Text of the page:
The 1st District vacated the sentence and sent it back, finding that the aggravated burglary and the rapes were allied offenses: the aggravated burglary was indicted under the "causing serious physical harm" subsection, and that wasn't complete until the rapes had occurred, so the two offenses were committed by the same conduct. The Supreme Court decided this would be a good opportunity to clarify the "same conduct" test it announced in 2010 in State v. Johnson, and yesterday, in State v. Ruff, it did just that.
Texas prosecutor John Jackson is facing charges of "obstruction of justice, making false statements, and concealing evidence" favorable to the defense in obtaining the conviction of Cameron Todd Willingham, who, by virtually every objective measure, was innocent of the crime he was convicted of. Jackson can take some solace that the charges against him are being brought by the state bar, and the worst Jackson faces is the loss of his law license. Willingham lost his life.
Joinder, of defendants and crimes, is the subject of two cases from the 8th District last week. Brandon Spates flunks the pencil test, but it's more disastrous for him than having to wear one of Frank Costanza's manssieres. The court does clear up on option on sentencing which involves a gun spec, but nary an encouraging word is heard: defendants get shut out this week.
A few years ago, I served as a moot court judge, and what I learned from the experience is that I don't want to be a moot court judge again. The issue was whether a state which allowed private groups to buy a license plate with a special message could limit the plate's content, consistent with the First Amendment. I wound up wading through about sixty pages of briefs and "background materials," although I do admit it was interesting stuff. One of the judges on the panel did patent work, and the other had been retired for six years. Go figure.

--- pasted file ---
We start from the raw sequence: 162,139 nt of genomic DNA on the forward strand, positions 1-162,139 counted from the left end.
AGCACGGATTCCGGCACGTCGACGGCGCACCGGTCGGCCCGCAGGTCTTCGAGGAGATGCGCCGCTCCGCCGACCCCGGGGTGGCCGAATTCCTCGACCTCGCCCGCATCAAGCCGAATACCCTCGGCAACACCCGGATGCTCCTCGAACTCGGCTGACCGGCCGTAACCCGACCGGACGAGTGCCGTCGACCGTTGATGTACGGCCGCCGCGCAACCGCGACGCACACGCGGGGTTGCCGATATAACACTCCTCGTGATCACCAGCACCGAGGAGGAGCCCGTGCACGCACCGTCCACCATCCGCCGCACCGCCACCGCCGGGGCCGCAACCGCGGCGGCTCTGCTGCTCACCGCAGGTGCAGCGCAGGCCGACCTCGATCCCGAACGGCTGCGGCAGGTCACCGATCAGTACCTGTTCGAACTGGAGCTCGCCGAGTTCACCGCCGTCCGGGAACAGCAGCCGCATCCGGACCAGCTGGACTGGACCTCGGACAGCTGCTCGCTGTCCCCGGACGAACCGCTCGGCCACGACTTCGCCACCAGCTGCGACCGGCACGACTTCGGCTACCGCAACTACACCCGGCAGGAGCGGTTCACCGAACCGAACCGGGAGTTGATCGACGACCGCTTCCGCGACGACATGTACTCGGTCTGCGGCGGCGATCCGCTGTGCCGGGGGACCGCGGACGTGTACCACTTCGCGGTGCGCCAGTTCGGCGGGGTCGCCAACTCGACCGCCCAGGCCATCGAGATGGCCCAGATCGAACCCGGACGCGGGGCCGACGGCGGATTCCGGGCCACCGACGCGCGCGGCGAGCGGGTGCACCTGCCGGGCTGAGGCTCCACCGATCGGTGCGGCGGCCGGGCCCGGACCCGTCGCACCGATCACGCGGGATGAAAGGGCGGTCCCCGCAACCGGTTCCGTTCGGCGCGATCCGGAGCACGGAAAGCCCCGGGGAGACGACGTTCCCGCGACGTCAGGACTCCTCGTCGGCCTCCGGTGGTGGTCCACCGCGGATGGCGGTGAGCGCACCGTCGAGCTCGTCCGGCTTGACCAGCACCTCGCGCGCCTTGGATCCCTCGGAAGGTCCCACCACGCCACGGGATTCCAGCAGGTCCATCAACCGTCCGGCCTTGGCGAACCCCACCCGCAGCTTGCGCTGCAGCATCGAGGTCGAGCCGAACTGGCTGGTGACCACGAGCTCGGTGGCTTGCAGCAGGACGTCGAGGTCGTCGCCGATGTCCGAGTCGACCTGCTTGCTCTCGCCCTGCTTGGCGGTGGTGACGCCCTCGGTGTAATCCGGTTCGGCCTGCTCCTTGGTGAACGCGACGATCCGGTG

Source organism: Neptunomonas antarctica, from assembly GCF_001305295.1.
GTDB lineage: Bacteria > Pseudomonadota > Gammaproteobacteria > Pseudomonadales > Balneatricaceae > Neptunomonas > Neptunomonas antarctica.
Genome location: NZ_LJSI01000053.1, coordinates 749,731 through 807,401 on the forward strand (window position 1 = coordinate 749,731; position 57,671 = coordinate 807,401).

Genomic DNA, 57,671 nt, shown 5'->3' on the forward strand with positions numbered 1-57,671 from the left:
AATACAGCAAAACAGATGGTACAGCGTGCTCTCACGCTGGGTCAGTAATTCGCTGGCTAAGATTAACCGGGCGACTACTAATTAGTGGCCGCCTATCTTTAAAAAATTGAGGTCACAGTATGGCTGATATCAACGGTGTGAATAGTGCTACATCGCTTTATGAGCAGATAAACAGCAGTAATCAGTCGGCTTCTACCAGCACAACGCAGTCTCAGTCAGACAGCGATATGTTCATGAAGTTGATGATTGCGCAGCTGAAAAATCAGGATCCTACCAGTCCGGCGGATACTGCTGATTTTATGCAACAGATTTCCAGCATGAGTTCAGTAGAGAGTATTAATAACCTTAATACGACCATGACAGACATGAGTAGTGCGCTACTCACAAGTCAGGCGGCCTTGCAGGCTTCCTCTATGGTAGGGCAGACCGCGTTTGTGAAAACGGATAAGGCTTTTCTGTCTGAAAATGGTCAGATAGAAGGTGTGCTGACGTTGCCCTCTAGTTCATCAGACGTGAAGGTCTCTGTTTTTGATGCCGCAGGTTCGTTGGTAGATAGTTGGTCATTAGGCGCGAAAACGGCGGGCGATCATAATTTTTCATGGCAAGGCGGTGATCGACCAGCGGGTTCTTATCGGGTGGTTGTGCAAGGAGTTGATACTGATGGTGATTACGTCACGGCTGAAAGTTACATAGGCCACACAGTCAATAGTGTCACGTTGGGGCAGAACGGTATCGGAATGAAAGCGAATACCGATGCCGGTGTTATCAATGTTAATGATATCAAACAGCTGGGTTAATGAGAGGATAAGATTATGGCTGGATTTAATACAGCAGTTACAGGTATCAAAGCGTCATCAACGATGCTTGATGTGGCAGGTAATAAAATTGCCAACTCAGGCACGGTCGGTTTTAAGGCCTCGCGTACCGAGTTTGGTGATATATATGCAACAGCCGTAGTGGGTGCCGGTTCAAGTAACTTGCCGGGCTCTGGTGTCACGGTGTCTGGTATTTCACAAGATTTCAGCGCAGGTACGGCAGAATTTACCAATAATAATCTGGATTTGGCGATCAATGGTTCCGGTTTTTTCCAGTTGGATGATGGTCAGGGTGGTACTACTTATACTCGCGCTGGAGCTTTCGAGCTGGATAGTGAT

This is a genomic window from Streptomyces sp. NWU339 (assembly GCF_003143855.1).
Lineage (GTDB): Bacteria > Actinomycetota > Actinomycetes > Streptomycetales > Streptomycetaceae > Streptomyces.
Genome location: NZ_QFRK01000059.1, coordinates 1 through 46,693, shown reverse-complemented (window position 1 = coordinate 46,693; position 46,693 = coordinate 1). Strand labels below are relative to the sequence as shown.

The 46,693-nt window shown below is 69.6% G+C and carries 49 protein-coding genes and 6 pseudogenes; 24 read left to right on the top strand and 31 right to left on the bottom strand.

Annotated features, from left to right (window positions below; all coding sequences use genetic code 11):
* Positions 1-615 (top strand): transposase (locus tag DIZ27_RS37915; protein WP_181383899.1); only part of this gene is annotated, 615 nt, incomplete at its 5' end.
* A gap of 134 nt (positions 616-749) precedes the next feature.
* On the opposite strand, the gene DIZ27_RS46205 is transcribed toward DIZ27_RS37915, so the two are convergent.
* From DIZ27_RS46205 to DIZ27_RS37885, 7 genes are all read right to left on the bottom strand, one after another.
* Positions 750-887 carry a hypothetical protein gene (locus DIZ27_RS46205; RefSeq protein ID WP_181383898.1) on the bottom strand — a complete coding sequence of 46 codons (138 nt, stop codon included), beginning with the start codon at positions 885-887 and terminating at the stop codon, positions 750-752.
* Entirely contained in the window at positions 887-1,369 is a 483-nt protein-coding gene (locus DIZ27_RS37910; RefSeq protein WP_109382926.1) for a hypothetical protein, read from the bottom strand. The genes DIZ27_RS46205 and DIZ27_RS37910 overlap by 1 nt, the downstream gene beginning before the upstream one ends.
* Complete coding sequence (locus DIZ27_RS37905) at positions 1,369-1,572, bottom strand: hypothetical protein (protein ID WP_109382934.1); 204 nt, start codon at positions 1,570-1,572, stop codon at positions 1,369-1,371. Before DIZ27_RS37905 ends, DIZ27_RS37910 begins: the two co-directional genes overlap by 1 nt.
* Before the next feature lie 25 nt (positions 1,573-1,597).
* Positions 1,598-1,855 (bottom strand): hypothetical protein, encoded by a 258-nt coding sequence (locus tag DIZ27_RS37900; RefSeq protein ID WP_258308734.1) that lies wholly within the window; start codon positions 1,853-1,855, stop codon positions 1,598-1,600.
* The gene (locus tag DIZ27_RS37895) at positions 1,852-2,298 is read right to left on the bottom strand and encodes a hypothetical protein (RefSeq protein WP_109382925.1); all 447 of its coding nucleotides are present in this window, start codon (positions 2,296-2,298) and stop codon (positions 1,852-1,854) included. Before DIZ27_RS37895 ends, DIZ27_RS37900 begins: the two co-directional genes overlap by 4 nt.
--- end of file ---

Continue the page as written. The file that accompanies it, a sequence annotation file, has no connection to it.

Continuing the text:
Maybe SCOTUS will ask us to sit in as guest justices for the oral argument this morning in Walker v. Sons of Confederate Veterans, which features that precise issue: whether the State of Texas could refuse the group's request to issue a license plate featuring a Confederate flag. With the special insight gained from my brief tenure on a pretend bench, I'll keep you posted.
Otherwise, the Court's gearing up for two momentous decisions: the possible fate of Obamacare, in King v. Burwell, to be argued at the beginning of April, followed up at the end of the month with two cases on same-sex marriage, one on the power of states to ban it, the other on the power of states to refuse to recognize gay marriages granted in other states. There'll be a total of two and a half hours of argument on those, one and a half on the former and one on the latter, with seven attorneys taking part.